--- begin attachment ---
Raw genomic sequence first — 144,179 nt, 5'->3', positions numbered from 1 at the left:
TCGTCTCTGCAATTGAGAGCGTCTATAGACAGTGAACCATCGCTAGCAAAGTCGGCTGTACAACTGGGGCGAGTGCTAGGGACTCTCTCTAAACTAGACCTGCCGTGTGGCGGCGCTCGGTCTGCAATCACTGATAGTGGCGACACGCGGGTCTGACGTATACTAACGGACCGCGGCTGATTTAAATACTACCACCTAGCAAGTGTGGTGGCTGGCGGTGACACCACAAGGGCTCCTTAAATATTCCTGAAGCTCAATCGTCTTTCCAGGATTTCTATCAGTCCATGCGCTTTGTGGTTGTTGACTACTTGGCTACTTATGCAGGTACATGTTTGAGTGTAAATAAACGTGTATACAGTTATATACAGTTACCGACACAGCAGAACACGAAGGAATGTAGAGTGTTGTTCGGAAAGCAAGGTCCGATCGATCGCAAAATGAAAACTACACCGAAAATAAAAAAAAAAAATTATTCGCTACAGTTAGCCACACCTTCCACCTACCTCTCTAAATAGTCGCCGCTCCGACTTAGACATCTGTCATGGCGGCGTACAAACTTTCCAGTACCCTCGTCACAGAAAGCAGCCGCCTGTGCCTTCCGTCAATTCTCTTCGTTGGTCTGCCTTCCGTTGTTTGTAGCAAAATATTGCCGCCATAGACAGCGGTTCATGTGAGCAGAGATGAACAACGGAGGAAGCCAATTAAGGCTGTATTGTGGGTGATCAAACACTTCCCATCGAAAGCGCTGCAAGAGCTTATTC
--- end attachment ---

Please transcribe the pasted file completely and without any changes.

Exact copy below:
Raw genomic sequence first — 144,179 nt, 5'->3', positions numbered from 1 at the left:
TCGTCTCTGCAATTGAGAGCGTCTATAGACAGTGAACCATCGCTAGCAAAGTCGGCTGTACAACTGGGGCGAGTGCTAGGGACTCTCTCTAAACTAGACCTGCCGTGTGGCGGCGCTCGGTCTGCAATCACTGATAGTGGCGACACGCGGGTCTGACGTATACTAACGGACCGCGGCTGATTTAAATACTACCACCTAGCAAGTGTGGTGGCTGGCGGTGACACCACAAGGGCTCCTTAAATATTCCTGAAGCTCAATCGTCTTTCCAGGATTTCTATCAGTCCATGCGCTTTGTGGTTGTTGACTACTTGGCTACTTATGCAGGTACATGTTTGAGTGTAAATAAACGTGTATACAGTTATATACAGTTACCGACACAGCAGAACACGAAGGAATGTAGAGTGTTGTTCGGAAAGCAAGGTCCGATCGATCGCAAAATGAAAACTACACCGAAAATAAAAAAAAAAAATTATTCGCTACAGTTAGCCACACCTTCCACCTACCTCTCTAAATAGTCGCCGCTCCGACTTAGACATCTGTCATGGCGGCGTACAAACTTTCCAGTACCCTCGTCACAGAAAGCAGCCGCCTGTGCCTTCCGTCAATTCTCTTCGTTGGTCTGCCTTCCGTTGTTTGTAGCAAAATATTGCCGCCATAGACAGCGGTTCATGTGAGCAGAGATGAACAACGGAGGAAGCCAATTAAGGCTGTATTGTGGGTGATCAAACACTTCCCATCGAAAGCGCTGCAAGAGCTTATTC